Apple started the WWDC17 event yesterday which is used to introduce the new features to the developer community, for them to use and create new apps with. So here we take a look at what Apple has introduced and what we can expect from our devices in the following months once they launch it.
It's the camera you always have with you. Apple has updated the camera features for the iPhone. Portrait mode has some new capabilities, and there is some great Live Photos features that it adds to the pleasure of taking and reviewing your shots. In the past there were the live photos feature where you had a video play through of the shot you took. Now, you can scrub through and choose the frame you think works best and use it as the photo. They've also taken a liking to the Boomerang effect found on Instagram, which you can now do with your photos and videos, directly within the Photos app. They call it Bounce.
You can also create long exposures of your Live Photos, which it seems to do a good job at and you can create loops, which is the Live Photos selection looping.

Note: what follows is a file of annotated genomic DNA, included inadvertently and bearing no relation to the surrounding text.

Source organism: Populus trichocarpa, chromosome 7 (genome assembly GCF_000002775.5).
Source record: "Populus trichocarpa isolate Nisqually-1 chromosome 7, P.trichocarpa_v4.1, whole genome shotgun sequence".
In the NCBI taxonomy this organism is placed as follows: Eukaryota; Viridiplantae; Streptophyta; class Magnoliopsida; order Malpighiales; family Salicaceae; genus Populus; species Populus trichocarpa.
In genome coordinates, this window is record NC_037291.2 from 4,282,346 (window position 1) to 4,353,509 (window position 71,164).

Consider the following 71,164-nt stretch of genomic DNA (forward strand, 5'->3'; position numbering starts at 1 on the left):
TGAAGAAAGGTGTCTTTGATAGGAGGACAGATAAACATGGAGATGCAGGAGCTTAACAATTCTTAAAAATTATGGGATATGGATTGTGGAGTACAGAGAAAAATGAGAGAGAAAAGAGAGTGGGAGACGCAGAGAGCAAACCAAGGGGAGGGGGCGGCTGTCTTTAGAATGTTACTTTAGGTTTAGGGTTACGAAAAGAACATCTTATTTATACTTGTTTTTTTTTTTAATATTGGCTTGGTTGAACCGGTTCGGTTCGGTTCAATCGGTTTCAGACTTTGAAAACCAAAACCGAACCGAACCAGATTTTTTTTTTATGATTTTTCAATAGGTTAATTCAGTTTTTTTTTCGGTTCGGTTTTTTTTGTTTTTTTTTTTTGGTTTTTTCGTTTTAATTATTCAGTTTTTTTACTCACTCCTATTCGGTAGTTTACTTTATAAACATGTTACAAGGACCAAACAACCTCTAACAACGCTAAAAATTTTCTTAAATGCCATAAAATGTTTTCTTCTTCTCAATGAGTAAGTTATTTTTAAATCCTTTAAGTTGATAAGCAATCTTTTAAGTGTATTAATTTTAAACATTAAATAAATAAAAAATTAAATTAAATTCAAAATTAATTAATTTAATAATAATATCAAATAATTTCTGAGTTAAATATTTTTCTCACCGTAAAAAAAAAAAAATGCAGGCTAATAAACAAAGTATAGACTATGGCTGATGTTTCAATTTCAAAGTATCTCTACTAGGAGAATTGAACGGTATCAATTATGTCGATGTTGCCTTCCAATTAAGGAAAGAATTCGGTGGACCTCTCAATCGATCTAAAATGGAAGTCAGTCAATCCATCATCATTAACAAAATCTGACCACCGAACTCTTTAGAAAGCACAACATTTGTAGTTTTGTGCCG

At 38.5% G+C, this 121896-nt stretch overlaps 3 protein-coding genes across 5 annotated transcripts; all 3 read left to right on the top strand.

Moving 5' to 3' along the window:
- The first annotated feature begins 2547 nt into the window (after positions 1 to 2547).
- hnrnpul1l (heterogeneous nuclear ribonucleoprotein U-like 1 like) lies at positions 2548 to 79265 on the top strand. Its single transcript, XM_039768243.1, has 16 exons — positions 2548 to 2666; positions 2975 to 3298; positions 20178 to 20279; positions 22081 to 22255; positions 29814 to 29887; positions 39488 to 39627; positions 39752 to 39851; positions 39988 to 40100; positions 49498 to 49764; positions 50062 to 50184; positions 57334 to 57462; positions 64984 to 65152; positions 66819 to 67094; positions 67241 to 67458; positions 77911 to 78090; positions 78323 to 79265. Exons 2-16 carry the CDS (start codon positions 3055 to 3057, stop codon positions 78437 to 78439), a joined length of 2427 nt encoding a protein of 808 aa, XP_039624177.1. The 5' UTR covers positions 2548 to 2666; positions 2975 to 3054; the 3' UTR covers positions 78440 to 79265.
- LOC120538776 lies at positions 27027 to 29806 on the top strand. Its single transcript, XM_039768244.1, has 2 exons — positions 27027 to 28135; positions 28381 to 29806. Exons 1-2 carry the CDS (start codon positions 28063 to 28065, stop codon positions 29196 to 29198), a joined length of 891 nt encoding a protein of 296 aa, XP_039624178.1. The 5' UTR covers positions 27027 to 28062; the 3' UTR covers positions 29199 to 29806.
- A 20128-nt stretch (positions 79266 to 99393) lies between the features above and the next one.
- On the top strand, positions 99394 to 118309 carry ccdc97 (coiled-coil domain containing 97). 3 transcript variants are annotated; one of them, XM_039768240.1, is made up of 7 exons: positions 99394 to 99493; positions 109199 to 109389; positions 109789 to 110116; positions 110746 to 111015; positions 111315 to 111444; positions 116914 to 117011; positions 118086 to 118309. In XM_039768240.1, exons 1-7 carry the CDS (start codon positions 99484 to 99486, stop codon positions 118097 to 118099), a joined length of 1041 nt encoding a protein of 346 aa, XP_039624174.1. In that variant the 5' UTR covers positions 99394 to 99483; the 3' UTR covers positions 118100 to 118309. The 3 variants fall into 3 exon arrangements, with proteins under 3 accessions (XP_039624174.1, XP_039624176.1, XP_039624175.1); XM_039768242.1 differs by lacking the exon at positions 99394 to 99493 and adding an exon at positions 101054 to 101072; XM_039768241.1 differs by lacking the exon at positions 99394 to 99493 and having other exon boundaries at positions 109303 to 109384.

Similar to the Fujifilm's mirrorless cameras, the have what they call Professional-Quality filters, which you can use during capture, not only after you've taken the shot.
On the Mac
They have a new compression technology which reduces the size of the image and video on the phone or on your mac up to 50%. This is huge for the guys with massive Photos libraries that hogs up space. It looks like that space it uses can be cut in half when using the new Apple File System. Duplicating, copying, or moving files also look like it'll be done a lot faster with Mac OS High Sierra.
With video, they are using a new industry standard they call HEVC (High Efficiency Video Coding, also known as H.265). They claim "it can compress video up to 40 percent more than H.264, the current standard for video compression. Using HEVC, videos stream better and take up less space on your Mac, while preserving the same visual quality."
The Photos app also looks a lot more focused on professional workflows, similar to what once was found in Aperture. We'll only know what it's capabilities are, but I doubt it can replace any of the software we currently use.
There are many refinements on the apps and operating systems we work on on a daily basis. New file structures that allow better compression which uses less space and time to work with. The Photo apps on iOS 11 and OS High Sierra have some new, fun capabilities which will most likely cause me to use the camera more than I currently do. I think this is a big update for them. They seem more focused on appealing to the professional, which is what I think they should be doing.